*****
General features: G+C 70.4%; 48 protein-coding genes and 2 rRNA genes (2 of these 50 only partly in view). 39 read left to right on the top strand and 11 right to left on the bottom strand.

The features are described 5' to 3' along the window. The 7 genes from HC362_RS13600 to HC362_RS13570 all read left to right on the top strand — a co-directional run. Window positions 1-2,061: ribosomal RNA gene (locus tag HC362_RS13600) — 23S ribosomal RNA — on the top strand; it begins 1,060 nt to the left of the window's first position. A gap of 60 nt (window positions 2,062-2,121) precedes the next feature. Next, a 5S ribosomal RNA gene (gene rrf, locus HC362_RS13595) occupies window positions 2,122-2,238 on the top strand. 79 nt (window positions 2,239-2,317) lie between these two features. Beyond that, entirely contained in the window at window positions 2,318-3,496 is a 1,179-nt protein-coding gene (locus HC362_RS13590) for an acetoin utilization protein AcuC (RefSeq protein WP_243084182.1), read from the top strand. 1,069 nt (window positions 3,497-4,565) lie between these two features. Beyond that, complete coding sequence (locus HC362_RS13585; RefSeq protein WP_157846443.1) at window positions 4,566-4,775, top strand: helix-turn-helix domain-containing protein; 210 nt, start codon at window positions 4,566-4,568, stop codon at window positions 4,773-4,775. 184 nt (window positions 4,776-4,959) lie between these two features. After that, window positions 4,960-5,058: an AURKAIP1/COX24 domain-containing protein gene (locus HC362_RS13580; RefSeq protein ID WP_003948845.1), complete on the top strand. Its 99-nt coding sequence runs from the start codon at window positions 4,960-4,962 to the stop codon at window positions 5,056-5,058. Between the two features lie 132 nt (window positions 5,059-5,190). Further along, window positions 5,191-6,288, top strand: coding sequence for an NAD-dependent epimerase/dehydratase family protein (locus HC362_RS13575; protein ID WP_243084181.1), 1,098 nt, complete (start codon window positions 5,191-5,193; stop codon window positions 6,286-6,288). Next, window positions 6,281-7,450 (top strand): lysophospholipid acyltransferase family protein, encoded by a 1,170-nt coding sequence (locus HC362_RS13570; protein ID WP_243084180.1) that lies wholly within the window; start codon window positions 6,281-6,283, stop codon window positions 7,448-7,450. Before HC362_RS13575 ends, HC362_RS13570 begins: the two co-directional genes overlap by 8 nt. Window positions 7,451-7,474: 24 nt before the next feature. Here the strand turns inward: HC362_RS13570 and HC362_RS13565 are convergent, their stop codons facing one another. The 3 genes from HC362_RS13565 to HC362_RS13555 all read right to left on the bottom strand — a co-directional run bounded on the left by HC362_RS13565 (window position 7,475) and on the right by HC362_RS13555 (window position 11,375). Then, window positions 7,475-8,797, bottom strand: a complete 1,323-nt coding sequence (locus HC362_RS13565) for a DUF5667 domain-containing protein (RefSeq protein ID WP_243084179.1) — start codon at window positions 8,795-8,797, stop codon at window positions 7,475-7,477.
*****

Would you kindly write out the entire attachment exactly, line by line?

General features: G+C 70.4%; 48 protein-coding genes and 2 rRNA genes (2 of these 50 only partly in view). 39 read left to right on the top strand and 11 right to left on the bottom strand.

The features are described 5' to 3' along the window. The 7 genes from HC362_RS13600 to HC362_RS13570 all read left to right on the top strand — a co-directional run. Window positions 1-2,061: ribosomal RNA gene (locus tag HC362_RS13600) — 23S ribosomal RNA — on the top strand; it begins 1,060 nt to the left of the window's first position. A gap of 60 nt (window positions 2,062-2,121) precedes the next feature. Next, a 5S ribosomal RNA gene (gene rrf, locus HC362_RS13595) occupies window positions 2,122-2,238 on the top strand. 79 nt (window positions 2,239-2,317) lie between these two features. Beyond that, entirely contained in the window at window positions 2,318-3,496 is a 1,179-nt protein-coding gene (locus HC362_RS13590) for an acetoin utilization protein AcuC (RefSeq protein WP_243084182.1), read from the top strand. 1,069 nt (window positions 3,497-4,565) lie between these two features. Beyond that, complete coding sequence (locus HC362_RS13585; RefSeq protein WP_157846443.1) at window positions 4,566-4,775, top strand: helix-turn-helix domain-containing protein; 210 nt, start codon at window positions 4,566-4,568, stop codon at window positions 4,773-4,775. 184 nt (window positions 4,776-4,959) lie between these two features. After that, window positions 4,960-5,058: an AURKAIP1/COX24 domain-containing protein gene (locus HC362_RS13580; RefSeq protein ID WP_003948845.1), complete on the top strand. Its 99-nt coding sequence runs from the start codon at window positions 4,960-4,962 to the stop codon at window positions 5,056-5,058. Between the two features lie 132 nt (window positions 5,059-5,190). Further along, window positions 5,191-6,288, top strand: coding sequence for an NAD-dependent epimerase/dehydratase family protein (locus HC362_RS13575; protein ID WP_243084181.1), 1,098 nt, complete (start codon window positions 5,191-5,193; stop codon window positions 6,286-6,288). Next, window positions 6,281-7,450 (top strand): lysophospholipid acyltransferase family protein, encoded by a 1,170-nt coding sequence (locus HC362_RS13570; protein ID WP_243084180.1) that lies wholly within the window; start codon window positions 6,281-6,283, stop codon window positions 7,448-7,450. Before HC362_RS13575 ends, HC362_RS13570 begins: the two co-directional genes overlap by 8 nt. Window positions 7,451-7,474: 24 nt before the next feature. Here the strand turns inward: HC362_RS13570 and HC362_RS13565 are convergent, their stop codons facing one another. The 3 genes from HC362_RS13565 to HC362_RS13555 all read right to left on the bottom strand — a co-directional run bounded on the left by HC362_RS13565 (window position 7,475) and on the right by HC362_RS13555 (window position 11,375). Then, window positions 7,475-8,797, bottom strand: a complete 1,323-nt coding sequence (locus HC362_RS13565) for a DUF5667 domain-containing protein (RefSeq protein ID WP_243084179.1) — start codon at window positions 8,795-8,797, stop codon at window positions 7,475-7,477.